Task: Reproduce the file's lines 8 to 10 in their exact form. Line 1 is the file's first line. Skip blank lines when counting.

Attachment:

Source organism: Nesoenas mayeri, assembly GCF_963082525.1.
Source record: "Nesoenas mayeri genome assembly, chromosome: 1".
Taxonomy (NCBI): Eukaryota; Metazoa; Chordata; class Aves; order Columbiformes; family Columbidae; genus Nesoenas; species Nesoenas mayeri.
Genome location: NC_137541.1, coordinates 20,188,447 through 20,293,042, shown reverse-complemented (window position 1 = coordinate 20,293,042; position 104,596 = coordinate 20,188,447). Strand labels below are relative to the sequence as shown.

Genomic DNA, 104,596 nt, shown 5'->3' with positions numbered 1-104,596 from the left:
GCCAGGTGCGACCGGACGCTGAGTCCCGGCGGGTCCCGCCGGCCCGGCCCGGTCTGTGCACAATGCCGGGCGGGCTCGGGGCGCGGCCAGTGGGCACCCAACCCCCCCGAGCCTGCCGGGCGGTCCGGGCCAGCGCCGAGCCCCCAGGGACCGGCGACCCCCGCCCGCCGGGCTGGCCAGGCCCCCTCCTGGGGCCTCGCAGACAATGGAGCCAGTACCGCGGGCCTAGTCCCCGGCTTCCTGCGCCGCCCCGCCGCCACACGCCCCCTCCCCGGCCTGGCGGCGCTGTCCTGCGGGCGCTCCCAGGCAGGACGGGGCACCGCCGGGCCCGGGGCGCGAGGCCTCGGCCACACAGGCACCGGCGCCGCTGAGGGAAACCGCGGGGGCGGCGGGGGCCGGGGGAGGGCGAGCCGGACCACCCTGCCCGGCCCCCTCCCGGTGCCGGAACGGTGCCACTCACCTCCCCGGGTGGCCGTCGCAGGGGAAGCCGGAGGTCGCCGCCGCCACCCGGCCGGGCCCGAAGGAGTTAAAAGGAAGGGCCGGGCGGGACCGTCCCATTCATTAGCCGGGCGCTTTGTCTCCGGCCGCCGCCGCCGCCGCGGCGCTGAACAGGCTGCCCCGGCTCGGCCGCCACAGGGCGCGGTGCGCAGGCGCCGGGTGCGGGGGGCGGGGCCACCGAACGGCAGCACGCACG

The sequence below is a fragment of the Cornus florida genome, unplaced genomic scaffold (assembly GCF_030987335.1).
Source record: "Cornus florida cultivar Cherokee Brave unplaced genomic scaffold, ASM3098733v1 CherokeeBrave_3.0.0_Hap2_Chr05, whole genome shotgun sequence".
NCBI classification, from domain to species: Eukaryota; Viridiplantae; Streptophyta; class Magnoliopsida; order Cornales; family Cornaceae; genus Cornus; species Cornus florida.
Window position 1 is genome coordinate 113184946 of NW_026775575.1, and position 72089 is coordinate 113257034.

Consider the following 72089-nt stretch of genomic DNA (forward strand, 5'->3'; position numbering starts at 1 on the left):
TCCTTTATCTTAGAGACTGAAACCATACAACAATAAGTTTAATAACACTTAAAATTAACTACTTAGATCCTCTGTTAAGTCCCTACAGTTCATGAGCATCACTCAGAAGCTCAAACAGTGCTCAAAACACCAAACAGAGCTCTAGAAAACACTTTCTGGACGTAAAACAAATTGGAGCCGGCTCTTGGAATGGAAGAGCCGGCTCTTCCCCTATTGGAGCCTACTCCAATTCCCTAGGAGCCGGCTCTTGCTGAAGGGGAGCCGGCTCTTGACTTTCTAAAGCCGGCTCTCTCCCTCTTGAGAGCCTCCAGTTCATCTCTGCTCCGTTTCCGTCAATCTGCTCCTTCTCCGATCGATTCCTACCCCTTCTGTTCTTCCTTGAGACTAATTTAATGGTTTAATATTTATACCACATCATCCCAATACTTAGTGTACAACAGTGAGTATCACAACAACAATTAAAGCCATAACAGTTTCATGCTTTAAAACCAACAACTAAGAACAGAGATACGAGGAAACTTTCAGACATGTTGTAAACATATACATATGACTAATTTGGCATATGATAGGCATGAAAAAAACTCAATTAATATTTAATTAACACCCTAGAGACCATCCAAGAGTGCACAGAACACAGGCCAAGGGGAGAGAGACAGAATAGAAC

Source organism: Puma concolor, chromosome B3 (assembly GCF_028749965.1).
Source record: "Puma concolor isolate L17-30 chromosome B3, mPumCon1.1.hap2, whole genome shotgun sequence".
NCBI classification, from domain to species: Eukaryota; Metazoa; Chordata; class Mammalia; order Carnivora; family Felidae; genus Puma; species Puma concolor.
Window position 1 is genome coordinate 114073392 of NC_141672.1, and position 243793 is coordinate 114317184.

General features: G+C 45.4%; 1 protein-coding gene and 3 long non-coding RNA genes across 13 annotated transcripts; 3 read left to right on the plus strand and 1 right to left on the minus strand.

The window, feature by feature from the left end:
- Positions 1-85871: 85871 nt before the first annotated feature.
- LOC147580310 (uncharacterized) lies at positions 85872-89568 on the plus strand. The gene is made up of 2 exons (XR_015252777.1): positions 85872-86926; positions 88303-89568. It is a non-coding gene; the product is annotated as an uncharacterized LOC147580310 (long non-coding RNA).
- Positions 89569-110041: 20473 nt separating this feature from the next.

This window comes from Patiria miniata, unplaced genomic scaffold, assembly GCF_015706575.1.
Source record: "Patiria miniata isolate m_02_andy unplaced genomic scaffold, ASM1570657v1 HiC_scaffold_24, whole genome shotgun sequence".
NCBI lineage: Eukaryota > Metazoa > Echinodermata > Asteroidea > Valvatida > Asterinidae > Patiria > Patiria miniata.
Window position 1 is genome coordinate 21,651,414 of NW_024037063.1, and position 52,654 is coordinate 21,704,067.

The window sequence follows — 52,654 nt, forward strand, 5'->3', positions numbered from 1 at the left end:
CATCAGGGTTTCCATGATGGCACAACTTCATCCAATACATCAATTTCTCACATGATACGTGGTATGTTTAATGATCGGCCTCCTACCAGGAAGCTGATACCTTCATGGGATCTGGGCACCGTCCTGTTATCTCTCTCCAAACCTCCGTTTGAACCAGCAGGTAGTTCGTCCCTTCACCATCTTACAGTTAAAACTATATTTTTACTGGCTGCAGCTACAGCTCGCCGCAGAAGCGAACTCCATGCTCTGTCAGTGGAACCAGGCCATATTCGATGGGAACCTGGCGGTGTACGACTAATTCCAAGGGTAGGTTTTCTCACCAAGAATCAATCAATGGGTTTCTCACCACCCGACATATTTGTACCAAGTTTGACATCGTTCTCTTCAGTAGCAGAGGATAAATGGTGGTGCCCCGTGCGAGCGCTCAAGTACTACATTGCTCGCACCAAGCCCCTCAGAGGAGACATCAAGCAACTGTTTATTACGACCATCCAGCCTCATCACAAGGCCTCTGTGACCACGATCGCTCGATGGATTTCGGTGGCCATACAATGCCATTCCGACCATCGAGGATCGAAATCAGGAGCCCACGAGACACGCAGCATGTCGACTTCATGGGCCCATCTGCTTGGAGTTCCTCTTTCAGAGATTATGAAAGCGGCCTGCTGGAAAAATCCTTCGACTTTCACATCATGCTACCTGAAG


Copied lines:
Source record: "Cornus florida cultivar Cherokee Brave unplaced genomic scaffold, ASM3098733v1 CherokeeBrave_3.0.0_Hap2_Chr05, whole genome shotgun sequence".
NCBI classification, from domain to species: Eukaryota; Viridiplantae; Streptophyta; class Magnoliopsida; order Cornales; family Cornaceae; genus Cornus; species Cornus florida.
Window position 1 is genome coordinate 113184946 of NW_026775575.1, and position 72089 is coordinate 113257034.